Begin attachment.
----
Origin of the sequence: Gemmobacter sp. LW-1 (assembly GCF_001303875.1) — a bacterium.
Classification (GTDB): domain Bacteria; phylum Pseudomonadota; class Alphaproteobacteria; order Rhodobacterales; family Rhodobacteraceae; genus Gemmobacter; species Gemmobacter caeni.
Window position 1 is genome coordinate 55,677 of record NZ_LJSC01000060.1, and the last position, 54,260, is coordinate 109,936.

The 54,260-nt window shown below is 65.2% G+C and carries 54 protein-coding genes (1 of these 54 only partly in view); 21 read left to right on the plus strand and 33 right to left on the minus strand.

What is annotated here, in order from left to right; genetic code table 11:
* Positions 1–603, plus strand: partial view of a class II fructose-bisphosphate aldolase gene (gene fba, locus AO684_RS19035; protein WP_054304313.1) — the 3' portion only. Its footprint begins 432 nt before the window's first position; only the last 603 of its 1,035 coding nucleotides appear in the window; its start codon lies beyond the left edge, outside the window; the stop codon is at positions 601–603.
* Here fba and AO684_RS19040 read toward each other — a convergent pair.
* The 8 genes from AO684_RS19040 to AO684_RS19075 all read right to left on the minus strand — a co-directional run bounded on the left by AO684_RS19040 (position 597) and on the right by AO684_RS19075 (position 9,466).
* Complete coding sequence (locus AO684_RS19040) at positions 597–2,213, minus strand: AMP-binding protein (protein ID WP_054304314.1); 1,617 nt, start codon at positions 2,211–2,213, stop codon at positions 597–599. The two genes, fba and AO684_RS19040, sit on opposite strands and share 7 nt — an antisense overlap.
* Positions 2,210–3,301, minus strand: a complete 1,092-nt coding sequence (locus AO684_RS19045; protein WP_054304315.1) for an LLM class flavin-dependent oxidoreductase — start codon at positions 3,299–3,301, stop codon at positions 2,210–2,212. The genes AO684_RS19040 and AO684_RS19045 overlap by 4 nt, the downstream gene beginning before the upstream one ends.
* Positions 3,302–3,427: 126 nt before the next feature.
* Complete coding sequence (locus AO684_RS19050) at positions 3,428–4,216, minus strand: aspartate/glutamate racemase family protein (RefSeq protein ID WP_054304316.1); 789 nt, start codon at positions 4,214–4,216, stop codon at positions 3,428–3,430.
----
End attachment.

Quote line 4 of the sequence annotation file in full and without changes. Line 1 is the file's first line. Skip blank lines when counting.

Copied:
The 54,260-nt window shown below is 65.2% G+C and carries 54 protein-coding genes (1 of these 54 only partly in view); 21 read left to right on the plus strand and 33 right to left on the minus strand.